Unit manager at the Correctional Service Nordland, Mette Moe, says she cannot comment on the specific incident, due to statutory confidentiality related to person and case, but says:
“Gp records are something patients/inmates must ask for to be transferred, as is done elsewhere in society. The records are then not transferred to the Correctional Service, but to the municipal health service, which is responsible for providing inmates with health care.
“What can you do to better look after the bereaved of people who kill themselves in prison?”
“The needs of next of kin after such tragic events are very different from person to person. Through dialogue, we try to be on the supply side as far as possible, but must also comply with the legal provisions regarding what information can be shared with relatives,” says Moe.
– Increased focus on risk
Johan Lothe is the general manager of the Wayback Foundation, which works to help inmates return to society. He believes that the follow-up of inmates who are struggling mentally must be improved.
“We have been involved in designing an admission interview in collaboration with the correctional service and health, but the follow-up after these conversations is clearly not good enough. It’s hard to accept that when you’re in a prison that’s under surveillance, that you’re able to kill yourself, it’s absolutely terrible.
CALLS FOR BETTER FOLLOW-UP: “The follow-up after the admission interviews in prisons must be improved,” says Johan Lothe, general manager of the Wayback Foundation. PHOTO: PRIVATE
The Directorate of Correctional Services says they have routines for identifying the risk of self-harm and suicide in new inmates.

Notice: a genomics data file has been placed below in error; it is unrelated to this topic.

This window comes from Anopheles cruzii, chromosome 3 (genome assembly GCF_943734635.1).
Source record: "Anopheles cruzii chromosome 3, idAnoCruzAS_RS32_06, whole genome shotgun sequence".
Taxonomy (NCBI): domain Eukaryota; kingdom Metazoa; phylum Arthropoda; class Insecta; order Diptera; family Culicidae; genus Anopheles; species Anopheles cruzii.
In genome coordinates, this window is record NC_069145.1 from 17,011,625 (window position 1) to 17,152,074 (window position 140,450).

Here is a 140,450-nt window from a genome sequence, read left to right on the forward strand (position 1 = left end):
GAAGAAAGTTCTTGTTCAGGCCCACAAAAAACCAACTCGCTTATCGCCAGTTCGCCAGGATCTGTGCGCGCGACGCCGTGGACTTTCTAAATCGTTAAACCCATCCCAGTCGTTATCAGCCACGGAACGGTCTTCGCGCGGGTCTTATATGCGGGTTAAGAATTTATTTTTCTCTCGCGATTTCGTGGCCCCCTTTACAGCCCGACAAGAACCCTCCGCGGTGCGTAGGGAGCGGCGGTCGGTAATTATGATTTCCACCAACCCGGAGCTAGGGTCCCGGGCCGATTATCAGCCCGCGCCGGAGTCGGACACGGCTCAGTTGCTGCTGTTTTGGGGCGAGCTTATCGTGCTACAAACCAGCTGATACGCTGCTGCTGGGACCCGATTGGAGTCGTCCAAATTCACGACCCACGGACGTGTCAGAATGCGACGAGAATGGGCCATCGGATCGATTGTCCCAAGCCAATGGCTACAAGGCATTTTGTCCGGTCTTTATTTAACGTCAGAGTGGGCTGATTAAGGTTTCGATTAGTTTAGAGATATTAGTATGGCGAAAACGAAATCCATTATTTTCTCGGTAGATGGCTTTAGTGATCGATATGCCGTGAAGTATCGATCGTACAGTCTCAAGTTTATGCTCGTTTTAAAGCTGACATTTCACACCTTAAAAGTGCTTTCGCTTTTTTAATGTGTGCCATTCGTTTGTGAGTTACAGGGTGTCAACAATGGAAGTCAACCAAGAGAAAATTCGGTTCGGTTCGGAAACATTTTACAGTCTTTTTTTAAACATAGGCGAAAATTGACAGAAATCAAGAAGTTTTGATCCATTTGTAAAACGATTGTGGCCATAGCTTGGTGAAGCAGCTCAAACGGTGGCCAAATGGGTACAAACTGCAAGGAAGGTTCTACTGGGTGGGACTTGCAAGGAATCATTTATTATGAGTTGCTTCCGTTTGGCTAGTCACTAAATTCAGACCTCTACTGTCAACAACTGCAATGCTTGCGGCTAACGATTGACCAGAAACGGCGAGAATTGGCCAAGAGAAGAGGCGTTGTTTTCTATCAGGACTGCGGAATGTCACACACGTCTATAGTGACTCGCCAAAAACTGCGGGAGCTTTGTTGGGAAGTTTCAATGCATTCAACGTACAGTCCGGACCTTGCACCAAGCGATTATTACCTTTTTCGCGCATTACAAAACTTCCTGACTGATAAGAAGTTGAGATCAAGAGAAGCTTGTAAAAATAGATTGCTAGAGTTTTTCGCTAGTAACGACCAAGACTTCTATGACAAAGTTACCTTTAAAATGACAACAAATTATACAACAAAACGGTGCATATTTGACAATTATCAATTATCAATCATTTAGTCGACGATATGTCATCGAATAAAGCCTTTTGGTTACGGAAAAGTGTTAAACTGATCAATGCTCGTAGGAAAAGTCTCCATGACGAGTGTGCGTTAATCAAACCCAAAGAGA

“Any suicide is a suicide too much, including what happens behind bars. So says Department Director for Prevention, Restitution and Security in the Directorate of Correctional Services, Heidi Bottolfs.
Heidi Bottolfs of the Directorate of Correctional Services says all staff are trained to detect suicide signs, but that it is the health authorities who are responsible for the inmates’ health. PHOTO: TRYGVE INDRELID / TRYGVE INDRELID
“We continue to have an increased focus on identifying risks, we continue to increase the skills of our staff, everyone is trained to recognize suicide signs, and we need to reinforce the presence and treatment of mentally ill inmates,” she said.
Bottolfs also says that it is the health authorities in Norway that are responsible for the inmates’ health, and that it is the specialist health service and the municipality that must offer treatment for more serious mental disorders. A more vulnerable group
Previous studies have shown that the countries where prisons few, such as Norway, have higher rates of suicide in prisons.
Researcher Anne Bukten believes there are several reasons for the high incidence. She refers to extensive use of solitary confinement in Norwegian prisons, and a different composition of inmates than before.
“To put it bluntly, it can be said that the father of the family who has been driving while drunk does not go to prison, but is serving time with an electronic foot shackle. Therefore, the group that goes to prison will have more substance abuse problems and mental disorders, which makes them a more vulnerable group,” she says.